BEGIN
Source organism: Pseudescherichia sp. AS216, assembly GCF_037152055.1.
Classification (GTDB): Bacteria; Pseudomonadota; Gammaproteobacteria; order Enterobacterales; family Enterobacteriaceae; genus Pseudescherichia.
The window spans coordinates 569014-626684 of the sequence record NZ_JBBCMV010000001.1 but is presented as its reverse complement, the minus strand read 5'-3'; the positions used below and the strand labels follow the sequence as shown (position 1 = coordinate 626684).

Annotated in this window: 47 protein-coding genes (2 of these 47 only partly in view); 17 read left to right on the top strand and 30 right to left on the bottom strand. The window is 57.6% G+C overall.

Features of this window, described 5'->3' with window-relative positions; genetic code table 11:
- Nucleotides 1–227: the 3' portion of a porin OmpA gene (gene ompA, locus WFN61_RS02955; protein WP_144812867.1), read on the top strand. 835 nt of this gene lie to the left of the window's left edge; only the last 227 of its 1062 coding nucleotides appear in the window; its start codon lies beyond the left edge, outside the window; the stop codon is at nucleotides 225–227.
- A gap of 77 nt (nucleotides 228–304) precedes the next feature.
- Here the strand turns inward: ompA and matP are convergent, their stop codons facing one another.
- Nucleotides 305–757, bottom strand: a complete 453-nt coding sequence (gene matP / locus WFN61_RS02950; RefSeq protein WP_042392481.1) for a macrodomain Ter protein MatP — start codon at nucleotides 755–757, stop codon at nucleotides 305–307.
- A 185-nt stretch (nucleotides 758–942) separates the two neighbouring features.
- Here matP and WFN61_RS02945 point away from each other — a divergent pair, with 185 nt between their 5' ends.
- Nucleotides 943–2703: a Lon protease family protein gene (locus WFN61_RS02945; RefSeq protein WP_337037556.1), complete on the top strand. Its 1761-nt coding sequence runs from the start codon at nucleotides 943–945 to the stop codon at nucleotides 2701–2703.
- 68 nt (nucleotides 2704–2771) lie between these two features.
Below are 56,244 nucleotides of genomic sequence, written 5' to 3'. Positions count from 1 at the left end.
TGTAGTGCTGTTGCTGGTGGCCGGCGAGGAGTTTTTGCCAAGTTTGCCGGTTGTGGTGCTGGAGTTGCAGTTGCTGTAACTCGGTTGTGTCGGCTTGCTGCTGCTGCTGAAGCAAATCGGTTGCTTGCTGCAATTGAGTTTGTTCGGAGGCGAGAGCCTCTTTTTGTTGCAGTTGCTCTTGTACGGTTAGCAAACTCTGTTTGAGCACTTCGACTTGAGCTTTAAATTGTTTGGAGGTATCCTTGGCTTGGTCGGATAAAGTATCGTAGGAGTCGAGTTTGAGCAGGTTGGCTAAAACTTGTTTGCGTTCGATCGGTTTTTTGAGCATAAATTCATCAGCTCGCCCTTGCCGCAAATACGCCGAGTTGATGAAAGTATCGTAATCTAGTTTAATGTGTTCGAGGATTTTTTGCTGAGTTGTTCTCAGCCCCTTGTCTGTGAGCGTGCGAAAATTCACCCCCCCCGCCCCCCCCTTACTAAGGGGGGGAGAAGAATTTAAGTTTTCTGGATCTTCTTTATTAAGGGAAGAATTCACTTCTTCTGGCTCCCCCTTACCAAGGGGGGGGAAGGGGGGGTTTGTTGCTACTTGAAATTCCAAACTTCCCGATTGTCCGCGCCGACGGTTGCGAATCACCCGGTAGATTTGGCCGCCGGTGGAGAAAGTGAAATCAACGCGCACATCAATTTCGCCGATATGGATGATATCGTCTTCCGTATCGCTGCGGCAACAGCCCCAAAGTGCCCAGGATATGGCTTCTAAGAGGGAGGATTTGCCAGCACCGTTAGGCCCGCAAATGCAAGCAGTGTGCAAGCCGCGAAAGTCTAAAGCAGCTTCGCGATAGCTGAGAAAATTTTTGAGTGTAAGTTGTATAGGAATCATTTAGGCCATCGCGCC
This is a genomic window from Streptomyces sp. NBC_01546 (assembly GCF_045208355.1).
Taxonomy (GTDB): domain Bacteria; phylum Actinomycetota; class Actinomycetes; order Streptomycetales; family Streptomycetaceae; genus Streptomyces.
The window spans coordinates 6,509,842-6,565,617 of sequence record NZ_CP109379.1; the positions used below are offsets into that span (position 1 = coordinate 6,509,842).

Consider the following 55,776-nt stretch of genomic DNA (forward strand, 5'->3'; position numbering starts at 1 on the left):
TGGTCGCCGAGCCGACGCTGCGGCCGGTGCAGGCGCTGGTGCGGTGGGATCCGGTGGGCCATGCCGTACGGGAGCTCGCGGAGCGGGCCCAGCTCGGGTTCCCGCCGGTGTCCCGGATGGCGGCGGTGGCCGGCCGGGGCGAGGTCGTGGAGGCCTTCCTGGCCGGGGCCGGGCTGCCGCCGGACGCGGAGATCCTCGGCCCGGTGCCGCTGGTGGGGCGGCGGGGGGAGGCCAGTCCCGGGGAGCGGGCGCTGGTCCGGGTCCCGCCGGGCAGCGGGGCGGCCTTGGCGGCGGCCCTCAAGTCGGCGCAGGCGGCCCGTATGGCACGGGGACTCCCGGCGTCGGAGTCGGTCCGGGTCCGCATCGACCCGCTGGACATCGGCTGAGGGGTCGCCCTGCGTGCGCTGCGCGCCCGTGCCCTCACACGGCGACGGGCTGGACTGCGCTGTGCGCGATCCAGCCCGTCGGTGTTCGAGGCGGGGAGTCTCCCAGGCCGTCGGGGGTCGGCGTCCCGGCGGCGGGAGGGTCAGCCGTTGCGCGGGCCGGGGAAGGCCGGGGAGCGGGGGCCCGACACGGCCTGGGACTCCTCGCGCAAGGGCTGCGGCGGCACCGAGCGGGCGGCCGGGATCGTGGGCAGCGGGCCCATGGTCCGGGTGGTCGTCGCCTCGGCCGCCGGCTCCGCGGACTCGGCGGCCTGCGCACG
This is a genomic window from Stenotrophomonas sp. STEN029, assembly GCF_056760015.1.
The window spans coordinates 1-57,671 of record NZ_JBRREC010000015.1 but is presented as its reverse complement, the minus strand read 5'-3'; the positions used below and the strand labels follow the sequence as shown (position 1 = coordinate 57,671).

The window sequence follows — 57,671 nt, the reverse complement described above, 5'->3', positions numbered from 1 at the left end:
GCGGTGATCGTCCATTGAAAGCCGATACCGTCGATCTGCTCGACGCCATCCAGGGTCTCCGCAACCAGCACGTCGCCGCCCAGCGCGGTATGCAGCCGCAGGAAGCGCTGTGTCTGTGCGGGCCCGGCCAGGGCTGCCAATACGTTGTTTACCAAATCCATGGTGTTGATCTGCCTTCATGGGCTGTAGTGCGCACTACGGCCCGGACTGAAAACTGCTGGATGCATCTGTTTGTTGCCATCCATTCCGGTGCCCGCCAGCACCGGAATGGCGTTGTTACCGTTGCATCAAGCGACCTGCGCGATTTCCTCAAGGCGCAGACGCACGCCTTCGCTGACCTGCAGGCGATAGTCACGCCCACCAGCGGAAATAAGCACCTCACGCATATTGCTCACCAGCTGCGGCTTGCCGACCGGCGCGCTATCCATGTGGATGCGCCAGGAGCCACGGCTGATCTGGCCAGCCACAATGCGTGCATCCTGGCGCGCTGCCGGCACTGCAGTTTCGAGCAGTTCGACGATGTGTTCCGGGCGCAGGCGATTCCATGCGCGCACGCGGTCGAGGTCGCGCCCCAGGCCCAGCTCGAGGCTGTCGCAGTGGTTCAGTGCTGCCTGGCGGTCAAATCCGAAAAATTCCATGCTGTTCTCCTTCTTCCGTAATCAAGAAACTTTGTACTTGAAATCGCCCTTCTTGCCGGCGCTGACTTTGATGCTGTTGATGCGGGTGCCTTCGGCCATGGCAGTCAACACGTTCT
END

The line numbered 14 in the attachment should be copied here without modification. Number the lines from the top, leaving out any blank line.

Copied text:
Below are 56,244 nucleotides of genomic sequence, written 5' to 3'. Positions count from 1 at the left end.